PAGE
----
The full-length presentations (20 minutes each) encompassed the following: 

“Case Study: Preservation of Historically Significant and Critical Retention Scientific Journals” Naval Research Laboratory presentation by John A. Engel, Certified Industrial Hygienist

“Mold Remediation During COVID – Two Emergencies Collide” Smithsonian Libraries and Archives presentation by Katie Wagner, Senior Book Conservator

“Cellulose Nitrate Film: Risks and New/Updated NFPA 40 Guidelines for Appropriate Methods for Handling and Storage” Smithsonian OSHEM presentation by Sara Montanez, Fire Protection Engineer

“The National Park Service New Risk Assessment Tool & Virtual Museum Fire Protection Training Series” NPS presentation by Joan Bacharach, Senior Curator, Museum Management Program

“Balancing Safety and Engagement in the Display of Michael Heizer’s Collapse, 1967/2016” Glenstone Museum presentation by Austin Anderson, Assistant Conservator, and Michelle Clair, Senior Manager of Visitor Experience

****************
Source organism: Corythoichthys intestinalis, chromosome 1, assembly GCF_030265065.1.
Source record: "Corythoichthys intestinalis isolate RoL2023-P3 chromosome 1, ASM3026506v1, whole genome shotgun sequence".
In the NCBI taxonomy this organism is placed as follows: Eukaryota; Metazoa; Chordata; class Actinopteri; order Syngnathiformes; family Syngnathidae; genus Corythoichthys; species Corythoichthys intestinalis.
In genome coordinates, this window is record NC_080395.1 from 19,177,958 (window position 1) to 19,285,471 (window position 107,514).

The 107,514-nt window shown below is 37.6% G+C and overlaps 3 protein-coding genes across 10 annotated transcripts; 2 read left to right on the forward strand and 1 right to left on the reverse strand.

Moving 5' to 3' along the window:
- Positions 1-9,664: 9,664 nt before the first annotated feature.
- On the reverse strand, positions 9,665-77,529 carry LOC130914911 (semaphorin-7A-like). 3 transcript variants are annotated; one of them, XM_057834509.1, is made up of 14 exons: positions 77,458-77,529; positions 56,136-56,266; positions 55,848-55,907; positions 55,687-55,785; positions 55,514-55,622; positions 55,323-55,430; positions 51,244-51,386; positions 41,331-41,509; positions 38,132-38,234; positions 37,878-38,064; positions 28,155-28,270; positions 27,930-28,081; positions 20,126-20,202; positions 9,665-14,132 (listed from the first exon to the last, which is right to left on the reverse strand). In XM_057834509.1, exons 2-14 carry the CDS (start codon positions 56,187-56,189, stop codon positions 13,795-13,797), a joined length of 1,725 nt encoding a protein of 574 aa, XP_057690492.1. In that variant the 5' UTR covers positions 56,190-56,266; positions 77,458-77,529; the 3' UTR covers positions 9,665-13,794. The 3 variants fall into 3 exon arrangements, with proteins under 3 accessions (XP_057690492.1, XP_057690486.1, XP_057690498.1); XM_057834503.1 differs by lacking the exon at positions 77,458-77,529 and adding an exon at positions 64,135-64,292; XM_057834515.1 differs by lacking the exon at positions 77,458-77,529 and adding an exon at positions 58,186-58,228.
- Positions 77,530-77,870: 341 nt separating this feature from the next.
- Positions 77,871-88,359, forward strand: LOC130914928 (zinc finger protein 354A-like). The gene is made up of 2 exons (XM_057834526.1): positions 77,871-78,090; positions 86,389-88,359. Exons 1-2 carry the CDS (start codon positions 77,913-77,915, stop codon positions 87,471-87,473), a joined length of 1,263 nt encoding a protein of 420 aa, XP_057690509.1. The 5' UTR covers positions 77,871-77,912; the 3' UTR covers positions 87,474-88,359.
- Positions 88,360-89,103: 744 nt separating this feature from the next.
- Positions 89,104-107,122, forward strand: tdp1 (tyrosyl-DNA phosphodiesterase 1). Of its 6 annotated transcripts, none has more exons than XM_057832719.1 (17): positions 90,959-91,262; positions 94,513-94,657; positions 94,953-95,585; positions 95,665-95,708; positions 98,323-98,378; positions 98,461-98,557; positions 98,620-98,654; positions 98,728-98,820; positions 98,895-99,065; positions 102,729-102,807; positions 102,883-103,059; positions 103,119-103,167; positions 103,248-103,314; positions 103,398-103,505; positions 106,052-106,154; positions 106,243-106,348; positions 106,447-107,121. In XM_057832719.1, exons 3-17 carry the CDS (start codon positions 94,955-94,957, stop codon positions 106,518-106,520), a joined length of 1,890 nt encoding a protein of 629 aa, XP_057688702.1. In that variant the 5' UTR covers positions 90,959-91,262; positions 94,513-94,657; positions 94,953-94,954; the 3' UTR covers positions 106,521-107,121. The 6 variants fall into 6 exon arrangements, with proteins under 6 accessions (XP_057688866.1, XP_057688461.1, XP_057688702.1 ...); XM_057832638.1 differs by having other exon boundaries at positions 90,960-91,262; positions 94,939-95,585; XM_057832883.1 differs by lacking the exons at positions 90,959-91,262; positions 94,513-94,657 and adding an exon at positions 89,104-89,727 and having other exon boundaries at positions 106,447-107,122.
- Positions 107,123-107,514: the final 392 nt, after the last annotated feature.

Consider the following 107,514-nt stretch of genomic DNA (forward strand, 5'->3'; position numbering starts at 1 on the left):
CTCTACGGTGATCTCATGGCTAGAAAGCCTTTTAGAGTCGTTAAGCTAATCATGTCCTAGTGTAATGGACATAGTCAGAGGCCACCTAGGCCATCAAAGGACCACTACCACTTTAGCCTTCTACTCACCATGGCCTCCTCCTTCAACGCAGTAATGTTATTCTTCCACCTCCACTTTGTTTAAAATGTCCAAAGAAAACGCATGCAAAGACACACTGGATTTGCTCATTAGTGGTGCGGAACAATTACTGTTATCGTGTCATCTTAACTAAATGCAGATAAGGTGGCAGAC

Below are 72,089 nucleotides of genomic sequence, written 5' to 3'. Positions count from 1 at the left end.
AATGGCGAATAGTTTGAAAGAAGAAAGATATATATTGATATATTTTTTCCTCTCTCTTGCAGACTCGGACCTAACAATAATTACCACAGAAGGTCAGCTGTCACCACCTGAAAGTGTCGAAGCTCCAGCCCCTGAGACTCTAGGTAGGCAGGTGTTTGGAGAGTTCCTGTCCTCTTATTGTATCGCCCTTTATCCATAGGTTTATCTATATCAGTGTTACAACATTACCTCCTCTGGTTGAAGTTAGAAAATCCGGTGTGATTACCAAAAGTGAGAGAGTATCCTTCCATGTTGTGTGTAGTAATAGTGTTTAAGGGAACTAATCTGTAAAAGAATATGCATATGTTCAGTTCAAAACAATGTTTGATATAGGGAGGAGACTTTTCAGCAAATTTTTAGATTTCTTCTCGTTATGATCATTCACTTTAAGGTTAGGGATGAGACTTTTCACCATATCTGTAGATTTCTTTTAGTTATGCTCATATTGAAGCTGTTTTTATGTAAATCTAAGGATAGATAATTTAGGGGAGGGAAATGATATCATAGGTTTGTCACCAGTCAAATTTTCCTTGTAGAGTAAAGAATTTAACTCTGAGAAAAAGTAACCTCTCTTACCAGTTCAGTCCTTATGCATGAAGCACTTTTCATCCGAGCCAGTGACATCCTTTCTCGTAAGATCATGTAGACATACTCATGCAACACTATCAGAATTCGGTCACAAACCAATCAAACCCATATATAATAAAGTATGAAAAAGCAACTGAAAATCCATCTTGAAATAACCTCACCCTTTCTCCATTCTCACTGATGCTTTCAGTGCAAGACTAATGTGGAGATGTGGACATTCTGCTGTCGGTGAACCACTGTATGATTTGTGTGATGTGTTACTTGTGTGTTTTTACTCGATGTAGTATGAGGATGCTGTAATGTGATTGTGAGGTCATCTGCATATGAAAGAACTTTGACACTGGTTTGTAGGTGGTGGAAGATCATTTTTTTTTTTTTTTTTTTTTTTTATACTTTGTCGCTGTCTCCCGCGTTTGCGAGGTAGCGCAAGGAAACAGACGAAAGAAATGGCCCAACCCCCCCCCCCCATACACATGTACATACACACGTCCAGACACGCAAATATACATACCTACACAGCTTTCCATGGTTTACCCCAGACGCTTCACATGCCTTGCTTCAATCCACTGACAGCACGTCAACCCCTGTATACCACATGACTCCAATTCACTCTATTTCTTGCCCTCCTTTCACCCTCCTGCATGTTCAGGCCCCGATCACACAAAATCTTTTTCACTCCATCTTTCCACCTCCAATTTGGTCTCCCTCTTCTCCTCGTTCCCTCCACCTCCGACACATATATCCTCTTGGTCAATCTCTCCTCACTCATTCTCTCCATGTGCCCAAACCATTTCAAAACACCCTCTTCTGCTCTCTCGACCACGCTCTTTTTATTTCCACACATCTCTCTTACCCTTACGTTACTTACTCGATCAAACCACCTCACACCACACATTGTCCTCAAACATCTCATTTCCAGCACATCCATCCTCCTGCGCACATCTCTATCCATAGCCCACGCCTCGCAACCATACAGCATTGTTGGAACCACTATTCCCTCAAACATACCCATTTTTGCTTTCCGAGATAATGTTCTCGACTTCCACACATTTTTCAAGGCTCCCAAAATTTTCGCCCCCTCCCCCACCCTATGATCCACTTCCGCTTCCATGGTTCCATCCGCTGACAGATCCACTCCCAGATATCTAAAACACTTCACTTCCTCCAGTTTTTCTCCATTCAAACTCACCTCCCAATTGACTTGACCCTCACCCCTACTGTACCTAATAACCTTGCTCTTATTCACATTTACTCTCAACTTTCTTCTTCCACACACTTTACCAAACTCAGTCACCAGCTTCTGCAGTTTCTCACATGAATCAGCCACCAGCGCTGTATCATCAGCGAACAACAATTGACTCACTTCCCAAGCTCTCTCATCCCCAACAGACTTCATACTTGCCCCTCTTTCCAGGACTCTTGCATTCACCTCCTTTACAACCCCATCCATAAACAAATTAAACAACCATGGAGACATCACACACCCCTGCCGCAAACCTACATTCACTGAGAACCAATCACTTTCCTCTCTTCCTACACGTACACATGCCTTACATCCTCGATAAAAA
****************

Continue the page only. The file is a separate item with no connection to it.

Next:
“Safety Practices for Outdoor Sculptures at Smithsonian American Art Museum” SAAM presentation by Dorothy Cheng, Objects Conservator

“No! We Can’t Expect the Apes and Elephants to Use Fire Extinguishers! A Wildland Urban Interface Assessment of the National Zoological Park – Rock Creek Campus” Smithsonian OSHEM presentation by Elliot M. Paisner II, Intern

“Safeguarding India’s Heritage: Integrating Nano-Biopesticides and Traditional Methods for Sustainable Pest Control in Cultural Heritage Institutions” Aligarh Muslim University presentation by Fatma Faheem, Department of Museology

“Detecting Pesticide Residues in Books at the Walters Art Museum: A Cross-departmental Strategy” Walters Art Museum presentation by Conservation Scientist Annette S. Ortiz Miranda, Ph.D., and Kathleen Hardin, Director of Safety and Security


Lightning Round

Lightning round presentations and posters highlighted other important issues within a variety of topics. In-person attendees were able to view the posters as handouts inside their conference packets (these folders were provided to attendees when they checked in). Virtual attendees were able to live stream or watch recordings of the presentations, and posters were available for download from the Smithsonian External Learning’s Moodle platform.